More than any other game this year, I was looking forward to finally getting my hands on Metal Gear Survive. This was both due to excitement (I adored Metal Gear Solid V), but also due to some skepticism. Seeing how it’s the first Metal Gear game since Hideo Kojima’s highly publicized departure from the company, I wanted to see if the series would still have its signature charm without its eccentric creator.
After a few minutes into my appointment, I was incredibly relieved. Metal Gear Survive, while definitely different, is still very much a Metal Gear game. Since it’s using the Fox Engine, the game’s action felt instantly familiar to me. All of The Phantom Pain‘s polished espionage action is present, but it’s used in a very different way. No longer are players sneaking into enemy bases in order to fulton everything that isn’t glued to the ground, as they are now defending themselves against hordes of zombie-like creatures.
The change in goal, also manifests itself in Survive‘s mechanics. Players can now use the directional pad to bring up various items that can help solidify an outpost and block out the undead enemies. From chain link fences to towers, I was able to decide how my team of four was going to defend the base. Freedom has always been an essential part of Metal Gear, as creative solutions to problems have always been encouraged, and it’s necessary that this game nails that component.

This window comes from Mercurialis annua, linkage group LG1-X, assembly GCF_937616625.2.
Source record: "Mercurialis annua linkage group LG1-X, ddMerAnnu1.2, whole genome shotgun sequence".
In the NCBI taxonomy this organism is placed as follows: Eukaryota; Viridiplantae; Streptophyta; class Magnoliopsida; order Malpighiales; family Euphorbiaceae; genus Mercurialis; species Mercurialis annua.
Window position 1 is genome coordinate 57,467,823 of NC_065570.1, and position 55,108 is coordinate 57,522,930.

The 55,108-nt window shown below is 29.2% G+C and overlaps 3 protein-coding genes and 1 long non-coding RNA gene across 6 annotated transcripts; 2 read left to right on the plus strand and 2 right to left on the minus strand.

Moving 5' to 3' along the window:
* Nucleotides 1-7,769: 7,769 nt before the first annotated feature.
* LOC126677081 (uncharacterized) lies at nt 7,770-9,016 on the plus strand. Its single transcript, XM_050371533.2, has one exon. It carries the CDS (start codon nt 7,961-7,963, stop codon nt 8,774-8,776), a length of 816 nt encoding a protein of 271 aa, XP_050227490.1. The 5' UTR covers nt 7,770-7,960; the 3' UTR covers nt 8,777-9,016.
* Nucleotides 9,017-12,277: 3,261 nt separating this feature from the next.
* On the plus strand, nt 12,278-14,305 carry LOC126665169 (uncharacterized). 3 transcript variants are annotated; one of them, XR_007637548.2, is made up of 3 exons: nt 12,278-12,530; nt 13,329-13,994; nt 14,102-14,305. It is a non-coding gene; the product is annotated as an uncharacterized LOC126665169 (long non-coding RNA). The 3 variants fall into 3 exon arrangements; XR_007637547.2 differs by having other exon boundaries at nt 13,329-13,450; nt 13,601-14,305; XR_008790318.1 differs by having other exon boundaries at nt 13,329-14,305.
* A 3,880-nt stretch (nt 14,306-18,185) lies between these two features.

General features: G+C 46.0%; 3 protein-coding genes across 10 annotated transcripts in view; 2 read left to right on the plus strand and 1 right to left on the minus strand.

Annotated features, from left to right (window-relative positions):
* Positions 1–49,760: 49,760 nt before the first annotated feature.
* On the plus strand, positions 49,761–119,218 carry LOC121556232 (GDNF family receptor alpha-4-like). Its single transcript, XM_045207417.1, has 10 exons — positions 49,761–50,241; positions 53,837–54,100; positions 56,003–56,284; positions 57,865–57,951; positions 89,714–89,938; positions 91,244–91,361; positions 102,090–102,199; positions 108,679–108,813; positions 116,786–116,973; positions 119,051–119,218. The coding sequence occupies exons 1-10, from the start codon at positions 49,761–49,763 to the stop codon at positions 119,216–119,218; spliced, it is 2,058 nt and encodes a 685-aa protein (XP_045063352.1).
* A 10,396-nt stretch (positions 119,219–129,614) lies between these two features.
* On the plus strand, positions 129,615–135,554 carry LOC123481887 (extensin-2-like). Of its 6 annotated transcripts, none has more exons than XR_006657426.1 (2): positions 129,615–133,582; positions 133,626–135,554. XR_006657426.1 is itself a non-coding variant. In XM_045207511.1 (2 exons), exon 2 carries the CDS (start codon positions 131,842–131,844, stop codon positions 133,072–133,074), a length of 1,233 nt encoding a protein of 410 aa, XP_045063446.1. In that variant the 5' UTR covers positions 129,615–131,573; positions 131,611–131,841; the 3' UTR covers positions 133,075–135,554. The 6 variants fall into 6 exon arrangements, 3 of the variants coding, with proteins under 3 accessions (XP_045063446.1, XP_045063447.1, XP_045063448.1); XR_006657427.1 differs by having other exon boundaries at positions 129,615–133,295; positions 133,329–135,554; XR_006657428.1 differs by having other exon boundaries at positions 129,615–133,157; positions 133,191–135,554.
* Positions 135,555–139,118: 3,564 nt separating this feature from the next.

One of the biggest changes comes from the new enemies. No longer are players dealing with the intelligent guards found in The Phantom Pain, as they now have to take out a series of creatures that walk right towards the player. This leads to a much more action-oriented experience, although I wouldn’t say it’s without strategy. Resource management is key in Survive, which meant I had to save my ammo for bigger enemies, and try to take out lone foes with the combat knife my character was equipped with.
Most of the enemies are relatively easy to dispatch, but during each wave my team was tasked with eliminating some bigger threats that were trying to make their way to my base’s core. These grotesque looking enemies, hulked over the player, and could absorb bullets if they weren’t shot in their weak point. Working with a team to take down these dangerous foes was highly satisfying, and it offers up some solid variety during the mission.
A lot of elements from MGS V‘s open-world structure also reappear here, as there are optional side objectives that players can complete while in between waves. One of these found me securing a Walker Gear, a smaller robot that my created character could ride in. This helped the team out, as the Walkers have a powerful melee attack that took out the weaker enemies in one hit. This allowed us to finish the mission successfully, after which a ton of loot dropped from the sky.
While I only got to check out the cooperative multiplayer portion of Metal Gear Survive, there is a fully fledged single-player component. All of the rewards that players receive from the co-op sessions will feed back into the solo campaign, so players can then craft new weapons and gear. Konami wasn’t ready to detail the solo mode, but the solid multiplayer has me excited to learn more.
Some may want to dismiss Metal Gear Survive as a sort of cash grab by Konami, but it’s clear that a lot of effort has gone into making this a worthwhile spin-off. It certainly helps to have the Metal Gear Solid V gameplay as an incredible base to start off with, but this new cooperative riff on that is a fresh experience. It’s coming along very nicely as its early 2018 release nears, and I can’t wait to see what the full game offers.
Metal Gear Survive is set to release in 2018 for PlayStation 4, Xbox One and PC. Previewed on PS4.